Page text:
Inkspell - Familiar

As Eiran was packing up his stall for the day, an all-too-familiar woman's voice startled him out of his careful re-measuring and re-labeling of his reagent jars. "Hey! Glowboy! Is my favorite alchemist too busy for me right now?"

Six stood on the other side of the counter, bouncing from foot to foot and looking more gleeful than he'd seen her in a while. A bad sign, for sure. She waited impatiently for him as he finished up the label for his last jar before finally acknowledging her. "Six. Back from your run early! I thought you were out in the Flux for another week." As always, he hid whatever discomfort and annoyance he might have had with his most comforting on-the-job smile.

"Well…not really." She shrugged. "Call it a leave of absence. Had a bit of a...situation to handle, you know how it is…"

"Uh huh." He did, though he didn't wish to. A “situation” for Six could be anything from an underworld deal, to a sale on a pair of those nice socks that merchant in Lignarum carried, to a dispute in one of the outer cities that she just had to get involved in. Regardless of what it was, getting him involved was only going to cause trouble…and it was likely to be trouble for him.

"Anyways." Six waved a hand dismissively. "Leo's calling the shots 'til I get back. Old tomcat's done it before. I get my errands in, mission gets done by the books, everyone's happy! But explaining my second-in-command’s tasklist is not why I'm here." She grinned at him, practically on top of the counter with how hard she was leaning over it. "I've got something juicy to show you. Servo 4's picked up something very good for me, and I'm sharing it specially with you, so I can get the excitement out of my system before I start doing a jolly little jig right here in the marketplace. C'mon, quick trip to the Dome. Ten minutes tops."

Eiran narrowed his eyes, his facade straining to keep up with the bad feeling in his gut. “The Dome. Referring to…the main office of the Void Runner headquarters. Your place of employment. Which…currently thinks you’re still in the Flux Edge. For the next week. That Dome?”

“Yes, yes, that Dome, excellent deduction. Y’know, skills like yours are really needed in the Runners, and my team very conveniently has an opening for a darkness remnant...”

It was bait, it was obvious bait, but he’d been egged on just about enough now. He clapped his hands together, his strained smile shattering at last into a rictus grin of annoyance. “On second thought, going directly to your place of employment sounds like an excellent idea! Maybe someone important will see you and you’ll finally leave me alone.”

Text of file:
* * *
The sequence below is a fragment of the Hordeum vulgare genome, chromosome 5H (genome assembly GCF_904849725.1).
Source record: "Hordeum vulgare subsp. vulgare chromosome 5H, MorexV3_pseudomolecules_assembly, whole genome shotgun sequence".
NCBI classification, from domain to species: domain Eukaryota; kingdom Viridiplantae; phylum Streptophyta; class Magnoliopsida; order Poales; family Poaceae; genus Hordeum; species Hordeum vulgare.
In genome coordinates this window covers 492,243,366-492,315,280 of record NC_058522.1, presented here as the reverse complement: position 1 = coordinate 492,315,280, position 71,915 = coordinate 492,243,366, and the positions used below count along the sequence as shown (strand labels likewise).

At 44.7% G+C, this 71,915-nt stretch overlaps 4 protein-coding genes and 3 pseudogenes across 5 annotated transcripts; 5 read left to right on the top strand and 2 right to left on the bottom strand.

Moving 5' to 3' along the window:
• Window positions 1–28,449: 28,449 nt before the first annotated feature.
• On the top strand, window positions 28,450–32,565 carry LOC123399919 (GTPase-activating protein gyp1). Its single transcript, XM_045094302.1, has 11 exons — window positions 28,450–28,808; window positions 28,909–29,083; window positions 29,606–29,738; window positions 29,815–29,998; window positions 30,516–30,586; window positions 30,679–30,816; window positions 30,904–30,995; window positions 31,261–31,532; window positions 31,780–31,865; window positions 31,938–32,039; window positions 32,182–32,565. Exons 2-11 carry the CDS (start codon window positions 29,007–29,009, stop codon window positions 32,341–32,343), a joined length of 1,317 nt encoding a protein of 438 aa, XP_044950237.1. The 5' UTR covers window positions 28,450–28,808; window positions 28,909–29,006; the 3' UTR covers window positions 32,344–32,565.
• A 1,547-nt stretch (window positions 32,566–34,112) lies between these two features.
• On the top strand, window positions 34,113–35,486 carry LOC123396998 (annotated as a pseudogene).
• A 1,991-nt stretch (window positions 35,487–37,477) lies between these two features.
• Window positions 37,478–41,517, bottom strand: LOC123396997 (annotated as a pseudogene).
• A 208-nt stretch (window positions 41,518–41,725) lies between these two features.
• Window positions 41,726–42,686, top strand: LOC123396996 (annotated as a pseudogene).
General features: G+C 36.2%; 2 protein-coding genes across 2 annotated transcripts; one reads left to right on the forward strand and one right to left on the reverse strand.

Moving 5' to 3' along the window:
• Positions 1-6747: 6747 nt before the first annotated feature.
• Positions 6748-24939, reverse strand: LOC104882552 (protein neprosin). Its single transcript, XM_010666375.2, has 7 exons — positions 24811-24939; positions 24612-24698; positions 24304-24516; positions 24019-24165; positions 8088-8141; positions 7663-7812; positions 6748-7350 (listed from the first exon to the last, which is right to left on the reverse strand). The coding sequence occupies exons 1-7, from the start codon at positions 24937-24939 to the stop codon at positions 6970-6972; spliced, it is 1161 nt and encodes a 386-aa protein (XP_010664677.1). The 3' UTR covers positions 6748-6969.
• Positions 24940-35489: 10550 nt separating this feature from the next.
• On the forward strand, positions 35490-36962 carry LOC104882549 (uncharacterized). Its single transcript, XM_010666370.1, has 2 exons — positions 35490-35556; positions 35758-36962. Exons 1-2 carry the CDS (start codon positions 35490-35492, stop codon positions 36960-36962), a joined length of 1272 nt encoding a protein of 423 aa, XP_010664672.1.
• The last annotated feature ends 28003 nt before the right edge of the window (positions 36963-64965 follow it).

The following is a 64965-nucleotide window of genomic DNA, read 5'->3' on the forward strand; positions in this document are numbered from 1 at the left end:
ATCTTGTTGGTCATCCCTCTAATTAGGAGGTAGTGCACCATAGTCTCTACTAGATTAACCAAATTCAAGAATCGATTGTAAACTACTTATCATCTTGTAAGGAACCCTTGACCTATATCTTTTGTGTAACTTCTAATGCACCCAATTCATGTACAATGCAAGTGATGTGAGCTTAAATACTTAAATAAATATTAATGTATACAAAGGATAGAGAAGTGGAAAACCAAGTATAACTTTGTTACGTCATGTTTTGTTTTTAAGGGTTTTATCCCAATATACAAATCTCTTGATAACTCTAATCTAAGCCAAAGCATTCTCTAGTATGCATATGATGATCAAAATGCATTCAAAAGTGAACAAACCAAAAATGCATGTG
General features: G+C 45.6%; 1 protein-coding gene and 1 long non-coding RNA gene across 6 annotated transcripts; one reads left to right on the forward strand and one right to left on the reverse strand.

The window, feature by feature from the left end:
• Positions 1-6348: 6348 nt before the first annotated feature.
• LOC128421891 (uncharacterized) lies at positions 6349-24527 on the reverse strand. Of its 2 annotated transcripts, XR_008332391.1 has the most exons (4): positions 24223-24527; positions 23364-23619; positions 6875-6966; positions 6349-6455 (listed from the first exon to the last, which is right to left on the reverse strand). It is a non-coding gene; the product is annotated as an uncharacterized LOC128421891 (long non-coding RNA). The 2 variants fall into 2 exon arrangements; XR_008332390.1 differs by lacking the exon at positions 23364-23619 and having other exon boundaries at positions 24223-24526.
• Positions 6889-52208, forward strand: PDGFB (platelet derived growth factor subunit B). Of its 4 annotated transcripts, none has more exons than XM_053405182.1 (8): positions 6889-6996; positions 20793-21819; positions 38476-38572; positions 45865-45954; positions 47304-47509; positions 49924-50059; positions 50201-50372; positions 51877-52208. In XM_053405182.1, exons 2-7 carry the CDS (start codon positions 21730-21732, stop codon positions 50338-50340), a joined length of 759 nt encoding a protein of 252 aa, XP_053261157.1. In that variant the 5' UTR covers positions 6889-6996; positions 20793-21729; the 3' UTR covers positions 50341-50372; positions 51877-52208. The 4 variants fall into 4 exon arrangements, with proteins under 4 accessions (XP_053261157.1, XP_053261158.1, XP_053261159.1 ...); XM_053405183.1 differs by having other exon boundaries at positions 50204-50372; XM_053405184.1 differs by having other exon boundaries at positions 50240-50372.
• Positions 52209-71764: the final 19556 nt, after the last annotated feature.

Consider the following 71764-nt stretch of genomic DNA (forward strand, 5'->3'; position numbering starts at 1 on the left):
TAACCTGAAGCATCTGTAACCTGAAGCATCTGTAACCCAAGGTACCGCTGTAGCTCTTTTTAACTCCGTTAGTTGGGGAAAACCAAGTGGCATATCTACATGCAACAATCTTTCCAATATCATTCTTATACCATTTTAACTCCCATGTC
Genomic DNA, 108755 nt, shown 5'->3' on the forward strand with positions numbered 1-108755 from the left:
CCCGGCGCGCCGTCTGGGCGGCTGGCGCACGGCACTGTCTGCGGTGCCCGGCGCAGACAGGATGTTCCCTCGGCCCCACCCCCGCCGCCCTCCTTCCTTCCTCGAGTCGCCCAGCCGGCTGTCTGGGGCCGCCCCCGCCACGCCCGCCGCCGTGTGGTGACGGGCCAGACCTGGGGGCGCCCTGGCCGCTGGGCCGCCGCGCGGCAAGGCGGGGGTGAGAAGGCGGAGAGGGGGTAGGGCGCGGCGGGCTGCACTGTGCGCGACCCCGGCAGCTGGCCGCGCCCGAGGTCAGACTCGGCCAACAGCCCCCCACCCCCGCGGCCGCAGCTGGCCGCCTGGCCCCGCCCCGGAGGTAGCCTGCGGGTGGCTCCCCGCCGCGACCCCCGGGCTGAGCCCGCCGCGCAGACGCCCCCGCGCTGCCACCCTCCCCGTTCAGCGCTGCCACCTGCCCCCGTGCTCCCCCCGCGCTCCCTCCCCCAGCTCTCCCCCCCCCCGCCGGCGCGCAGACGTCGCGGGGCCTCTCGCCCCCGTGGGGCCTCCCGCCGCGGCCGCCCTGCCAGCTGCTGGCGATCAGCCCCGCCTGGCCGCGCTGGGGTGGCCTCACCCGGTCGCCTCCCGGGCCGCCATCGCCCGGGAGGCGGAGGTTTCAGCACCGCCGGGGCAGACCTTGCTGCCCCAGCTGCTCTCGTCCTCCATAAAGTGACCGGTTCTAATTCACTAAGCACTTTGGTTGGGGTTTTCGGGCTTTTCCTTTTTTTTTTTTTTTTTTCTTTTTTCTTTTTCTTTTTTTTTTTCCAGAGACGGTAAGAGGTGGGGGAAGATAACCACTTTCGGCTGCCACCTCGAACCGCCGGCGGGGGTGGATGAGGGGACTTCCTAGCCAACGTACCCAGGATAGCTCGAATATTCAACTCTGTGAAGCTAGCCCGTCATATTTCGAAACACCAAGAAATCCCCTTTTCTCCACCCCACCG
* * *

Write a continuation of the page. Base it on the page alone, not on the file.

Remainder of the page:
And just like that, she was already on the other side of his counter, already pushing him out with her, completely unheeding the tea bags and herbs that were still in his hands, that he was now quickly forced to pocket as he was dragged out of his own stall. “Excellent, glad we’re in agreement, took you long enough, come on, wasting daylight.”

Recognizing now that this trip had never been, and would never have been, his decision to make, Eiran bemusedly allowed it.

Which is how he found himself behind the Dome, watching a familiar metallic spider crawl out onto a windowsill and leap off, landing directly into his best friend’s waiting hands. Six caught it without even a wince, and in the same motion squatted down, setting the spider gently on the stone below. And then looked up at him, her good cheer long dissolved at this point into impatience. “Well?”

He sighed and squatted too, doing his best to school his own impatience. The sooner Six got whatever this was out of her system, the sooner he could return to taking down his stall, preferably before somebody noticed half of his wares were still out and swiped some. He wouldn't have minded giving some to those who couldn't pay if needed, but having them stolen would mean taking inventory would have been a real headache in the morning. And though he’d never admit it aloud…he was a bit curious as well. Not much got her this excited anymore.

He’d never admit it, sure, but perhaps Six could sense it. That would be the only explanation he could think of for the satisfied look on her face before she gave a short whistle to her spider.

The servo shivered in place for a moment, before one of its rear legs went up. And another, on the opposite side. Eiran’s eyes widened as its entire abdomen flipped up, two hidden panels on either side of it flipping outwards, and what he was looking at was not the jeweled rear end of a mechanical spider, but a screen. And on it, grainy but recognizable, was a room he’d only ever seen empty: Unity Hall, the meeting room of the Directors of all Void Runner departments. All seven of them were present, all in what were clearly ceremonial robes…this was a meeting, a policy meeting concerning the city itself. And Six had recorded it, without their knowledge, using servo technomancy well beyond his own abilities. It was incredible. It was also, probably, incredibly illegal.